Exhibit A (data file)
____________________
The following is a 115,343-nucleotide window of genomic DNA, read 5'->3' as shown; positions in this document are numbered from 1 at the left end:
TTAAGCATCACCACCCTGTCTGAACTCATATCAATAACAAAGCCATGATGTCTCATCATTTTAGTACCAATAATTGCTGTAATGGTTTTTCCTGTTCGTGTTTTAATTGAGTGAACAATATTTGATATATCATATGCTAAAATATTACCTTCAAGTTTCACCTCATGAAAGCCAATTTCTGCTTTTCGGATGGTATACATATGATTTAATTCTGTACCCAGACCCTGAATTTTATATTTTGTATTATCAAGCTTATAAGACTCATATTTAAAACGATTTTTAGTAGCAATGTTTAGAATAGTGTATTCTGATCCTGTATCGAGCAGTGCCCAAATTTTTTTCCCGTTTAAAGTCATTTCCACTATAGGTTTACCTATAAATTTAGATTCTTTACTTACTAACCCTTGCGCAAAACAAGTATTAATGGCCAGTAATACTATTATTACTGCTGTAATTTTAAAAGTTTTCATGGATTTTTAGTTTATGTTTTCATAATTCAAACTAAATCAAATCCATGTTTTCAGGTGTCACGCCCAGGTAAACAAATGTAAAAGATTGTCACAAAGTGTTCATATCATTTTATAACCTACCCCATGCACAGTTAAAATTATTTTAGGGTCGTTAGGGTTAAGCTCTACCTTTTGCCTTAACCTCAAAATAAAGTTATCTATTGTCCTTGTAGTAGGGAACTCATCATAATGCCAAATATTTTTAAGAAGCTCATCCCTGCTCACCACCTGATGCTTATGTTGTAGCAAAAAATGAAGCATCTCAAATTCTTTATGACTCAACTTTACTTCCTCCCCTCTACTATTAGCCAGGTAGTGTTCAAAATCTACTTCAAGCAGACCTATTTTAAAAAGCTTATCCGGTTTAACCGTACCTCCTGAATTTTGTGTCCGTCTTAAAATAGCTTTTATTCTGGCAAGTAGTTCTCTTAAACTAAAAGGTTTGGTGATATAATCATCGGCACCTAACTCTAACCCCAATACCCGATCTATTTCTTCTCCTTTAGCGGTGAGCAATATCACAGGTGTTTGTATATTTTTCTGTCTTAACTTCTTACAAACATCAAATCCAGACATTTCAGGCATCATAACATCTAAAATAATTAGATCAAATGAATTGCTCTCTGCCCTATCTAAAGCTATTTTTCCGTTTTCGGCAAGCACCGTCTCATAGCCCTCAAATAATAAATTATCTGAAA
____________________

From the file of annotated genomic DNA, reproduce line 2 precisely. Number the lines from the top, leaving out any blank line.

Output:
TTAAGCATCACCACCCTGTCTGAACTCATATCAATAACAAAGCCATGATGTCTCATCATTTTAGTACCAATAATTGCTGTAATGGTTTTTCCTGTTCGTGTTTTAATTGAGTGAACAATATTTGATATATCATATGCTAAAATATTACCTTCAAGTTTCACCTCATGAAAGCCAATTTCTGCTTTTCGGATGGTATACATATGATTTAATTCTGTACCCAGACCCTGAATTTTATATTTTGTATTATCAAGCTTATAAGACTCATATTTAAAACGATTTTTAGTAGCAATGTTTAGAATAGTGTATTCTGATCCTGTATCGAGCAGTGCCCAAATTTTTTTCCCGTTTAAAGTCATTTCCACTATAGGTTTACCTATAAATTTAGATTCTTTACTTACTAACCCTTGCGCAAAACAAGTATTAATGGCCAGTAATACTATTATTACTGCTGTAATTTTAAAAGTTTTCATGGATTTTTAGTTTATGTTTTCATAATTCAAACTAAATCAAATCCATGTTTTCAGGTGTCACGCCCAGGTAAACAAATGTAAAAGATTGTCACAAAGTGTTCATATCATTTTATAACCTACCCCATGCACAGTTAAAATTATTTTAGGGTCGTTAGGGTTAAGCTCTACCTTTTGCCTTAACCTCAAAATAAAGTTATCTATTGTCCTTGTAGTAGGGAACTCATCATAATGCCAAATATTTTTAAGAAGCTCATCCCTGCTCACCACCTGATGCTTATGTTGTAGCAAAAAATGAAGCATCTCAAATTCTTTATGACTCAACTTTACTTCCTCCCCTCTACTATTAGCCAGGTAGTGTTCAAAATCTACTTCAAGCAGACCTATTTTAAAAAGCTTATCCGGTTTAACCGTACCTCCTGAATTTTGTGTCCGTCTTAAAATAGCTTTTATTCTGGCAAGTAGTTCTCTTAAACTAAAAGGTTTGGTGATATAATCATCGGCACCTAACTCTAACCCCAATACCCGATCTATTTCTTCTCCTTTAGCGGTGAGCAATATCACAGGTGTTTGTATATTTTTCTGTCTTAACTTCTTACAAACATCAAATCCAGACATTTCAGGCATCATAACATCTAAAATAATTAGATCAAATGAATTGCTCTCTGCCCTATCTAAAGCTATTTTTCCGTTTTCGGCAAGCACCGTCTCATAGCCCTCAAATAATAAATTATCTGAAA